Optical optimization of high resistance transparent layers in thin film cadmium telluride solar cells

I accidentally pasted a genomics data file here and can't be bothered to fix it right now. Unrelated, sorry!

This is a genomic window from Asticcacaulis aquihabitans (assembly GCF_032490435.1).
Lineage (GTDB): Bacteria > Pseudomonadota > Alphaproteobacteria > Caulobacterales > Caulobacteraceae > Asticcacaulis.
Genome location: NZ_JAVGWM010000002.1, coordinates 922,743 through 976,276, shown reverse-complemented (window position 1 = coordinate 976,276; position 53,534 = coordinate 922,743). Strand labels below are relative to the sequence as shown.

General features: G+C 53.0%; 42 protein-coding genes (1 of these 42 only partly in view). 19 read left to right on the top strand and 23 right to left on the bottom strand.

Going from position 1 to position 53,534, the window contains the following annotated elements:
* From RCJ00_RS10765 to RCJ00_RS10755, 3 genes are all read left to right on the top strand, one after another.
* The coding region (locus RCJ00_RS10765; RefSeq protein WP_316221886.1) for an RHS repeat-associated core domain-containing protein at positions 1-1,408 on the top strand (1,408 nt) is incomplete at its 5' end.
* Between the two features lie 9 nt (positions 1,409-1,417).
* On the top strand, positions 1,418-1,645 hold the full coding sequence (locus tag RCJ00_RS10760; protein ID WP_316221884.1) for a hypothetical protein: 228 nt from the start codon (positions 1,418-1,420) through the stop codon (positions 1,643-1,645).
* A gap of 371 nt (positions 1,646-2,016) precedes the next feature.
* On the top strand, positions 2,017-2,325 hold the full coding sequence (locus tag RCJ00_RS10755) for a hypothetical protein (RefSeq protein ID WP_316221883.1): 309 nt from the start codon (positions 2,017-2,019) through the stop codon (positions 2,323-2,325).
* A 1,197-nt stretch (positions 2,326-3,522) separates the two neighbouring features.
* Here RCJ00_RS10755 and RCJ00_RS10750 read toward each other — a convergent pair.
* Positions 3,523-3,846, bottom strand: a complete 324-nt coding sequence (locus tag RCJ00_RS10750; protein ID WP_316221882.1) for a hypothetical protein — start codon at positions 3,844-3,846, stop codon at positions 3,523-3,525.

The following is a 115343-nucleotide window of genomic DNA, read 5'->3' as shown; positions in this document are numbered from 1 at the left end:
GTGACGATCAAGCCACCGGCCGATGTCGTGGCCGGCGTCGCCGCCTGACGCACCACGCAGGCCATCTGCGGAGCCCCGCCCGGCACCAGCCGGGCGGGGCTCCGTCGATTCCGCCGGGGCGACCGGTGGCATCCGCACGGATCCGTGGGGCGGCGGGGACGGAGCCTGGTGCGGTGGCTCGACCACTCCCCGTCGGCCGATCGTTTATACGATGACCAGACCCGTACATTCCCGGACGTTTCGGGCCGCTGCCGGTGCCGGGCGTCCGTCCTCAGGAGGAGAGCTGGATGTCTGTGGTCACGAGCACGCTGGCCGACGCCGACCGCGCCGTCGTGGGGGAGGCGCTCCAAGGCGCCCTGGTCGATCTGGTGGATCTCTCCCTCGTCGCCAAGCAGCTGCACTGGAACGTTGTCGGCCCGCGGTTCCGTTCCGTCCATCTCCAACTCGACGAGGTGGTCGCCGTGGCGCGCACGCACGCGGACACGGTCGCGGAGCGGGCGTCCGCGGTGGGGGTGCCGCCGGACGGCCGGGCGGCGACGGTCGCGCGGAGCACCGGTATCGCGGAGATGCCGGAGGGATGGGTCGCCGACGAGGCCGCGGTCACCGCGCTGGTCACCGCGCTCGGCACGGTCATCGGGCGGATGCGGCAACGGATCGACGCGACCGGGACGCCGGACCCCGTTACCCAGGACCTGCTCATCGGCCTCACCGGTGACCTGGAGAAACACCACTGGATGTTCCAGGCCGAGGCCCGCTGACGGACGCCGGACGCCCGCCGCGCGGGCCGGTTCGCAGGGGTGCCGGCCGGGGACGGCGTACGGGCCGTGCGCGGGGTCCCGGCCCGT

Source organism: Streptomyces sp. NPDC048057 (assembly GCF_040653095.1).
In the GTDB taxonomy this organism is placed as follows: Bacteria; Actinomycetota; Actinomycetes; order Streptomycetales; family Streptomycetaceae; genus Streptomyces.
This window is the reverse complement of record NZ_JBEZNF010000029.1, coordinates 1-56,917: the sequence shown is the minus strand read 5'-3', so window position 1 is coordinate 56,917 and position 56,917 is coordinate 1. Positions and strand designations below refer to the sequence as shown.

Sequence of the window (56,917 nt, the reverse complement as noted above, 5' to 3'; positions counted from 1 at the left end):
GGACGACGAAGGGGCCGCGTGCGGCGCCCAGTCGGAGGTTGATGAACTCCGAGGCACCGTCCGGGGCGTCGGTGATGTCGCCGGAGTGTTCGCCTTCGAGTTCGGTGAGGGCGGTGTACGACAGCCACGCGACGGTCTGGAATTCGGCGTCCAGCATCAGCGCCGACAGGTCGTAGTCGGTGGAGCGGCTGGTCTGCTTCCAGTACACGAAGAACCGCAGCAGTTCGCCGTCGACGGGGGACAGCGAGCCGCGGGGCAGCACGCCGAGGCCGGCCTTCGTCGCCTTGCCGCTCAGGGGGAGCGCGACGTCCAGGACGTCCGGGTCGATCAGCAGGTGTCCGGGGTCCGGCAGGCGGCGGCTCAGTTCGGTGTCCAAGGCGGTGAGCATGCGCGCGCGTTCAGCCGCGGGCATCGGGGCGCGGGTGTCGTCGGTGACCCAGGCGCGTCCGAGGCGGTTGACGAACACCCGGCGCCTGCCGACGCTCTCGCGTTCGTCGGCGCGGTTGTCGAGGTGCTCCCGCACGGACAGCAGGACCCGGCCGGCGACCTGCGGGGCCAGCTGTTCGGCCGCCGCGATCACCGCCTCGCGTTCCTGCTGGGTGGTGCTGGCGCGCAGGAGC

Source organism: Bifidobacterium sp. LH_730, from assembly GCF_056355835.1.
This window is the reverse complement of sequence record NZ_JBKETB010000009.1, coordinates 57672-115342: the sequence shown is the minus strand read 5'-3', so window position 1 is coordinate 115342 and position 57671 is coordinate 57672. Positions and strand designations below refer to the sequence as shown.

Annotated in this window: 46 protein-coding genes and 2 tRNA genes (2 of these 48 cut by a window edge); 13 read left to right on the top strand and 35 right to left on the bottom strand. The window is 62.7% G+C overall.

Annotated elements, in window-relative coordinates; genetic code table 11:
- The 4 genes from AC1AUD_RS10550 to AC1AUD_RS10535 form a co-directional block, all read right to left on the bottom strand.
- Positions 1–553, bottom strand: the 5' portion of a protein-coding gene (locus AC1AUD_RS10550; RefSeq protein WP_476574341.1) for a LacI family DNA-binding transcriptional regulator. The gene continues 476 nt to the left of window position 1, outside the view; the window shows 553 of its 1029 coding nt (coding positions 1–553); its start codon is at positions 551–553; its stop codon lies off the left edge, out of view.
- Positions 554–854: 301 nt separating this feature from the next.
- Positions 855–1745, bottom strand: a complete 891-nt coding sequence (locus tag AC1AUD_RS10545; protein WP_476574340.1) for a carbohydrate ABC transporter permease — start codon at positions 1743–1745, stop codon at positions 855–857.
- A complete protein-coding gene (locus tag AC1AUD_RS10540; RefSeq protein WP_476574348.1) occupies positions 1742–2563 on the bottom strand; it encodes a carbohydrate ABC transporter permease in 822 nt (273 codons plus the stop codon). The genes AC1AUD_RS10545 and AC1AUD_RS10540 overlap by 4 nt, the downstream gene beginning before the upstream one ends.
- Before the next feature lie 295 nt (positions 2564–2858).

Thin film photovoltaic devices are multilayer opto-electrical structures in which light interference occurs. Light reflection at the interfaces and absorption within the window layers reduces transmission and, ultimately, the conversion efficiency of photovoltaic devices. Optical reflection losses can be reduced by adjusting the layer thicknesses to achieve destructive interference within the structure of the cell. The light transmission to the CdTe absorber of a CdS/CdTe cell on a fluorine doped tin oxide transparent conductor has been modeled using the transfer matrix method. The interference effect in the CdS layer and high resistance transparent buffer layers (SnO2 and ZnO) has been investigated. The modeling shows that due to relatively high absorption within the SnO2 layer, there are modest benefits to engineering anti-reflection interference in the stack. However, a ZnO buffer layer has limited absorption and interference can be exploited to provide useful anti-reflection effects. Optical modeling and optimization shows that for a 50 nm CdS layer, a maximum transmission of 78.5% is possible using ZnO as a buffer layer at 58 nm thickness, and 78.0% for a SnO2 buffer layer at a thickness of 48 nm.